When Mexican superstar Saul “Canelo” Alvarez inked a mega five-year, $365 million deal with DAZN last year, it proved that the streaming platform wants to be a major distributor in the boxing business. So far, under that DAZN banner Canelo won via TKO against Rocky Fielding late last year, and is signed to fight the tough Daniel Jacobs on Cinco De Mayo weekend. Other key additions made to DAZN were the dangerous Gennady Golovkin and arguably Europe’s most popular fighter, Anthony Joshua. Both fighters are scheduled to return to the ring in June for their respective bouts and will make millions for it based on their new contracts. With a price tag of just $9.99 upon its US debut last year, it’s questionable if DAZN’s business model is sustainable, considering that it was announced last month that the subscription price would double to $19.99 per month in the future. In my opinion, it’s doubtful that the service can garner enough subscriptions to cover the cost of these major contracts, especially considering that boxing skews toward an older audience, a demographic that doesn’t lend itself to new technological trends.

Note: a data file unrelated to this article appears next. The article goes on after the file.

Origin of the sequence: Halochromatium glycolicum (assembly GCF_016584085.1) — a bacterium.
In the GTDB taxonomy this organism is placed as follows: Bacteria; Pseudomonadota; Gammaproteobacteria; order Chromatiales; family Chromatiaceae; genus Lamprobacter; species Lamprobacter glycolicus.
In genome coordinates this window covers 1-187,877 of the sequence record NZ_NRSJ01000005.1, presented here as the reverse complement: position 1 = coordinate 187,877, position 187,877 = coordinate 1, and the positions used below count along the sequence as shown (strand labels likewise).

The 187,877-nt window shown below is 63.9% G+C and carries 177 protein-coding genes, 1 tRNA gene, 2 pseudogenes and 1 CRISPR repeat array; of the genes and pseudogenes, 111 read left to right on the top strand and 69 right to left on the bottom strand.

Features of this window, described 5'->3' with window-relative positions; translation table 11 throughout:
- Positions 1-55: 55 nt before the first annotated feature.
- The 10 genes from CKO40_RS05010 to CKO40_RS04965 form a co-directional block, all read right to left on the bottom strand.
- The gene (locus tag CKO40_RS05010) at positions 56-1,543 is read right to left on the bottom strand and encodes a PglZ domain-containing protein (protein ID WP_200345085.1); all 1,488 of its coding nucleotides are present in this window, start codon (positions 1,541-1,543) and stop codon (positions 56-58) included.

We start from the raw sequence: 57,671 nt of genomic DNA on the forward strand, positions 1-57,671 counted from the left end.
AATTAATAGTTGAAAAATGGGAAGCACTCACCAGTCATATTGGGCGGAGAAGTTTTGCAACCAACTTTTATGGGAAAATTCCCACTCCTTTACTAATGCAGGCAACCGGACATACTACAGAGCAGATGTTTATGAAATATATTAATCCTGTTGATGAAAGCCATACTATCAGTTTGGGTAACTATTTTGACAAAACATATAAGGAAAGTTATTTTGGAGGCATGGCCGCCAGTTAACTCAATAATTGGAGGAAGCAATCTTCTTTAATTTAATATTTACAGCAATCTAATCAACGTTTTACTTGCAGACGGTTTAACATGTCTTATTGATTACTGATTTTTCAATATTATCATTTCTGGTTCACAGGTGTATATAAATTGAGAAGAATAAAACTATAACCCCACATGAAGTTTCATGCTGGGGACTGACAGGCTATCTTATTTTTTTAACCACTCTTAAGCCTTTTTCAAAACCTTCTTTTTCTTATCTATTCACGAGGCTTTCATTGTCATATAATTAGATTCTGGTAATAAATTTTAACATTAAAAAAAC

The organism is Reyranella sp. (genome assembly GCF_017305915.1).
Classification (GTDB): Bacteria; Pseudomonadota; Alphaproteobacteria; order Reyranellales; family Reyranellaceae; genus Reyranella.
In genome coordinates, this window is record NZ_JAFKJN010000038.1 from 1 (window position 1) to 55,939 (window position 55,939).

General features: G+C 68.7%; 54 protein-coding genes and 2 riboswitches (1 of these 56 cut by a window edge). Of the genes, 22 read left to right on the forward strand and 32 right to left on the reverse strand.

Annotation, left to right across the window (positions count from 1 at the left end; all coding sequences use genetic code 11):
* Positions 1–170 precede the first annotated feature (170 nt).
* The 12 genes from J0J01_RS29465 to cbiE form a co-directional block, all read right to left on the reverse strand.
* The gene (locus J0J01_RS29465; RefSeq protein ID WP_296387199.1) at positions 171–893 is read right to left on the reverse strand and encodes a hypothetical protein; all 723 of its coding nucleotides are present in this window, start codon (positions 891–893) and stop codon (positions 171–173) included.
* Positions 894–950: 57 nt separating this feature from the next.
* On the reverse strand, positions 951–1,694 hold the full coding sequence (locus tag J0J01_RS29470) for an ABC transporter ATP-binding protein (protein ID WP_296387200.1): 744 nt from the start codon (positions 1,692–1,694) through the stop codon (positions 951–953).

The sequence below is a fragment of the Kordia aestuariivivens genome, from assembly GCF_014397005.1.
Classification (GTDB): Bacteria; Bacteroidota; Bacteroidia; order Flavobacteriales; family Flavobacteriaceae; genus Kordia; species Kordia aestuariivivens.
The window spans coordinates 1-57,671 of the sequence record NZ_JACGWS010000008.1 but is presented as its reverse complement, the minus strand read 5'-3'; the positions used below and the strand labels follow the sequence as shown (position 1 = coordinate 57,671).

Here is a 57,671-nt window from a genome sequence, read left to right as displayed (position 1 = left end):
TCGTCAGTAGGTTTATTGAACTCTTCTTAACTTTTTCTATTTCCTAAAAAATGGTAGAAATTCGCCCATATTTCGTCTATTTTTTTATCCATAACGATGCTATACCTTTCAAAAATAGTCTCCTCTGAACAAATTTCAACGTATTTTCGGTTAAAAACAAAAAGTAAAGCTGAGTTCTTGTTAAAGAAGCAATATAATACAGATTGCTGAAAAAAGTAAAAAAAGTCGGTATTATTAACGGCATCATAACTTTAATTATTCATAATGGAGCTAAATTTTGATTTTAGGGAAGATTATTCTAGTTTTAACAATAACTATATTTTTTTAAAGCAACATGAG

But, if DAZN gets off the ground as far as a long-term distributor of boxing content, that might force others to alter their own distribution plans. For example, knockout artist, Vasyl Lomachenko fought last weekend on ESPN+, knocking out his opponent in devastating fashion in the fourth round. That ESPN subscription cost just $5 a month so will ESPN be able to transition Lomachenko to a PPV exclusive platform at a higher price when he becomes more well known?

The point is, if DAZN can offer fans access to some of the biggest stars in boxing for a fraction of the price of traditional pay-per-view, why exactly would fans pay $70 for this weekend’s Crawford/Khan card?